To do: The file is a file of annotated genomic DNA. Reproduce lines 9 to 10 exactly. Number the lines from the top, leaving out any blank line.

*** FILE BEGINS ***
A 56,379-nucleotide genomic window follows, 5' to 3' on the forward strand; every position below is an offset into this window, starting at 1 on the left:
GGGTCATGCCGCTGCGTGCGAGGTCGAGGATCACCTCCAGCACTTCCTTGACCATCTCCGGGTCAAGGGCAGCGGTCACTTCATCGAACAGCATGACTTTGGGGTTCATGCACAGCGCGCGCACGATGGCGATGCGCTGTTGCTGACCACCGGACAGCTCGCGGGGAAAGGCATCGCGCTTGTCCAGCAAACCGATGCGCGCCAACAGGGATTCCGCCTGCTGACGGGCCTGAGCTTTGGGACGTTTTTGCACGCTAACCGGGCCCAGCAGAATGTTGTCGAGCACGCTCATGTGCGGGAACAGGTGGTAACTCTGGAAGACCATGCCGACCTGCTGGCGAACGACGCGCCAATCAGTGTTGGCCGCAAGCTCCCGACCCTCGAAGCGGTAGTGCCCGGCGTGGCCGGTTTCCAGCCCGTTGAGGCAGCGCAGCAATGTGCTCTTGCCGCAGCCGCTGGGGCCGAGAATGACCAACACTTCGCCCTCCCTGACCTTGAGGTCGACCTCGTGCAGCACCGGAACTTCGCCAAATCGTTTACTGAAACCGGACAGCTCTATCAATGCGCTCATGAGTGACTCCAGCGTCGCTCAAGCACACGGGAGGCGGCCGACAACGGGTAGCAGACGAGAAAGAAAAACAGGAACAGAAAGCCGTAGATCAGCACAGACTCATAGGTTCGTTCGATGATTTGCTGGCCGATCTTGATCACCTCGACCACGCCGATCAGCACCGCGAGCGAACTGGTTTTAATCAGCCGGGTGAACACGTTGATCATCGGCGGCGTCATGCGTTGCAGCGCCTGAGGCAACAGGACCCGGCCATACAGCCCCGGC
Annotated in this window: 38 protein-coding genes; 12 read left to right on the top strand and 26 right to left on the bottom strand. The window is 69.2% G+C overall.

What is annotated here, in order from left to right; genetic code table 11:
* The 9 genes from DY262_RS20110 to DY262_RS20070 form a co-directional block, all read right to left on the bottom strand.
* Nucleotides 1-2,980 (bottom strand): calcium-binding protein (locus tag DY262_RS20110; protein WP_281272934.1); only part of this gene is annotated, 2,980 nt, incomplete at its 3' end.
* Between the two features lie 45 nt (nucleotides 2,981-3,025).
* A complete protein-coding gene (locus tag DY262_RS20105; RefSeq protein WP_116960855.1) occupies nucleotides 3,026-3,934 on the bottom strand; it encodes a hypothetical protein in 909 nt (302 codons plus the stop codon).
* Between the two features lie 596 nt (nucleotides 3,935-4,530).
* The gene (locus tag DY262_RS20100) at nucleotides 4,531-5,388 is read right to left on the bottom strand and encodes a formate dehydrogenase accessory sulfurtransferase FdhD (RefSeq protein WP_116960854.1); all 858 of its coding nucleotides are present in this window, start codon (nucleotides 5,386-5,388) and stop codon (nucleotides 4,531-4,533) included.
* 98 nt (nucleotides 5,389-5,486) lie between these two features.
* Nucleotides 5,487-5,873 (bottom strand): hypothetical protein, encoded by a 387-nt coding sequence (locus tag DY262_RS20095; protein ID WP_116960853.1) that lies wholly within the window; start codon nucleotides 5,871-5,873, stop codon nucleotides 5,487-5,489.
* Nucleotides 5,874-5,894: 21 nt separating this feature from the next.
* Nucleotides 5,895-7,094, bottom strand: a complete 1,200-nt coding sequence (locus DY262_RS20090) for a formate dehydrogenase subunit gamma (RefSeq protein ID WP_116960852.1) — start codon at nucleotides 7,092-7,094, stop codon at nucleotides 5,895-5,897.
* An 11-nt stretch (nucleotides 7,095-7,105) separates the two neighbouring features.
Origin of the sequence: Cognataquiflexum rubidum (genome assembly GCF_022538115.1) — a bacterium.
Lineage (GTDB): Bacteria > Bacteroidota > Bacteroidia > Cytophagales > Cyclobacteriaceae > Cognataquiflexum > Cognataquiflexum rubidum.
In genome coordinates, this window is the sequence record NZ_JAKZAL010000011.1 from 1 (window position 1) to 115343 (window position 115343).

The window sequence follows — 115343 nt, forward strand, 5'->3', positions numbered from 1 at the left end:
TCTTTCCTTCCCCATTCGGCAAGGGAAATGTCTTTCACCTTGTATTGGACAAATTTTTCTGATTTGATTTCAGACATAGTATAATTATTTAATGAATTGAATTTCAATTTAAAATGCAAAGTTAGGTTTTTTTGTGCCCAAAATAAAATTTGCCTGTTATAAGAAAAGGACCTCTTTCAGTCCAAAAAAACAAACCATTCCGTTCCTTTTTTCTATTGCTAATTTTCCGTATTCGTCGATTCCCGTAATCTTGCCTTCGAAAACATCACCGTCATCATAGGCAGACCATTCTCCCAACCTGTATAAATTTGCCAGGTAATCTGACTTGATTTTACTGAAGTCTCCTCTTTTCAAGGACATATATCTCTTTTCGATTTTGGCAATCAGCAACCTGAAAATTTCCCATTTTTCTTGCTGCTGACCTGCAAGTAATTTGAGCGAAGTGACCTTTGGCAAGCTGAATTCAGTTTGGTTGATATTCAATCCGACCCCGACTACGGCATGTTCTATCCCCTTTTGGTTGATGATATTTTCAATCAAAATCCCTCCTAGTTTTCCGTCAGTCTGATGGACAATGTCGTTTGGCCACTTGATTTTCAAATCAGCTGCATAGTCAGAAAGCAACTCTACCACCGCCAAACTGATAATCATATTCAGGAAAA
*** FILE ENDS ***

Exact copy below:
* Between the two features lie 596 nt (nucleotides 3,935-4,530).
* The gene (locus tag DY262_RS20100) at nucleotides 4,531-5,388 is read right to left on the bottom strand and encodes a formate dehydrogenase accessory sulfurtransferase FdhD (RefSeq protein WP_116960854.1); all 858 of its coding nucleotides are present in this window, start codon (nucleotides 5,386-5,388) and stop codon (nucleotides 4,531-4,533) included.